site.  If avoiding such forced renumbering is a goal here, there
   would be a preference in drawing identity tokens from a pool that is
   not aligned with network topology.  This may point to a preference
   from this sector to use of identity token values that are not drawn
   from the locator address space.

   It is also feasible to use the fully qualified domain name (FQDN) as
   an endpoint identity, undertaking a similar mapping as described
   above, using the FQDN as the lookup "key".  The implication here is
   that there is no default 'address' that is to be associated with the
   endpoint identifier, as the FQDN can be used in the context of
   session establishment, and a DNS query used to establish a set of
   initial locators.  Of course it is also the case that there may not
   necessarily be a unique endpoint associated with a FQDN, and in such
   cases if there were multiple locator addresses associated with the
   FQDN via DNS RRs, shifting between locators may imply directing the
   packet to a different endpoint where there is no knowledge of the
   active session on the original endpoint.

   The syntactic properties of these two different identity realms have
   obvious considerations in terms of the manner in which these
   identities may be used within PDUs.

   It is also an option to consider a new structured identity space
   which is not generated through the reuse of IPv6 address values nor
   drawn from the FQDN.  Given that the address space would need to be
   structured in such a fashion that permits it to be used as a lookup
   key to obtain the corresponding locator set, the obvious question in
   such an option is what additional or altered characteristics would be
   used in such an endpoint identity space that would distinguish it
   from either of the above approaches?

   Instead of structured tokens that double as lookup keys to obtain
   mappings from endpoint identities to locator sets, the alternative is
   to use an unstructured token space, where individual token values are
   drawn opportunistically for use within a multi-homed session context.
   If such unstructured tokens are used in a limited context then the
   semantics of the endpoint identity are subtly changed.  The endpoint
   identity is not a persistent alias or reference to the identity of
   the endpoint, but a means to allow the identity protocol element to
   confirm that two locators are part of the same mapped locator set for
   a remote endpoint.  In this context the unstructured opportunistic
   endpoint identifier values are used in determining locator
   equivalence rather than in some form of lookup function.

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5.2  Persistent, Opportunistic and Ephemeral Identities

   The consideration in the previous section highlights one of the major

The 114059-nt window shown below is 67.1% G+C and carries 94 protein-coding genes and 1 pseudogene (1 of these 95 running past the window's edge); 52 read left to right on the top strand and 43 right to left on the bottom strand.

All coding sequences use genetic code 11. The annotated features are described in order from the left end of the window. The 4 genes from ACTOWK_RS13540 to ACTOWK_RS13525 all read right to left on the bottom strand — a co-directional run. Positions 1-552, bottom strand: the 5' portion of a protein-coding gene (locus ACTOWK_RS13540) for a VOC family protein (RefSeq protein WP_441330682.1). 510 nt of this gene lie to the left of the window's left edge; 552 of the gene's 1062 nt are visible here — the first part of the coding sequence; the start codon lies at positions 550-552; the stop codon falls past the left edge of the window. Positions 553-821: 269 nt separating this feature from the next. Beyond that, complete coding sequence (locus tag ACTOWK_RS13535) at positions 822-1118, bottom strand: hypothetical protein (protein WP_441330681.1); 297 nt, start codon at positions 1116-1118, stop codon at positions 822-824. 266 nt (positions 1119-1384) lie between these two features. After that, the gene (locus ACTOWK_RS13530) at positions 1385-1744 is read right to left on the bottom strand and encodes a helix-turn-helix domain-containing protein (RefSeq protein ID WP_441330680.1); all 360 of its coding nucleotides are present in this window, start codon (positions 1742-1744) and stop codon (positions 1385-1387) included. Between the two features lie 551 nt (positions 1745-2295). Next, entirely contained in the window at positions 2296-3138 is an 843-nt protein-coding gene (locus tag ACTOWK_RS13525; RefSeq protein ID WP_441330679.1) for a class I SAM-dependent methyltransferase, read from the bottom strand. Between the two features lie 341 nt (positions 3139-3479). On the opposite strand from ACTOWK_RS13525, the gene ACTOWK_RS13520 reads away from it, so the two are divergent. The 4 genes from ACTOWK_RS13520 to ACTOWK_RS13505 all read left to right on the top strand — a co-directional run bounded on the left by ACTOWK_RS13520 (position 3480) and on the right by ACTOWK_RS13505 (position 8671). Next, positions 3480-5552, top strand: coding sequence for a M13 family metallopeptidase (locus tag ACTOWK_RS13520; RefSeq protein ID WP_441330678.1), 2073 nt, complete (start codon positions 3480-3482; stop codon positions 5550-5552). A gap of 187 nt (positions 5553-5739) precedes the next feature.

aspects of variance in the method of supporting a split between
   identity and location information.

   One form uses a persistent identity field, by which it is inferred
   that the same identity value is used in all contexts where this form
   of identity is required, in support of concurrent sessions, and in
   support of sequential sessions.  This form of identity is intended to
   remain constant over time and over changes in the underlying
   connectivity.  It may also be the case that this identity is
   completely distinct from network topology, so that the same identity
   is used irrespective of the current connectivity and locator
   addressing used by the site and the host.  In this case the identity
   is persistent, and the identity value can be used as a reference to
   the endpoint stack.  This supports multi-party referrals, where if
   parties A and B establish a communication, B can pass A's identity to
   a third party C, who can then use this identity value to be the
   active party in establishing communication to A.

   If persistent identifiers are to be used to initiate a session, then
   it follows that the identity is used as a lookup key to establish a
   set of locators that are associated with the identified endpoint.  It
   is desirable that this lookup function be deterministic, reliable,
   robust, efficient and trustable.  The implication of this is that
   such identities must be uniquely assigned, and experience in identity
   systems points to a strong preference for a structured identity token
   space that has an internal hierarchy of token components.  These
   identity properties have significant commonality with those of
   unicast addresses and domain names.  The further implication here is
   that persistent structured identities also rely on the adoption of
   well-ordered distribution and management mechanisms to preserve their
   integrity and utility.  Such mechanisms generally imply a significant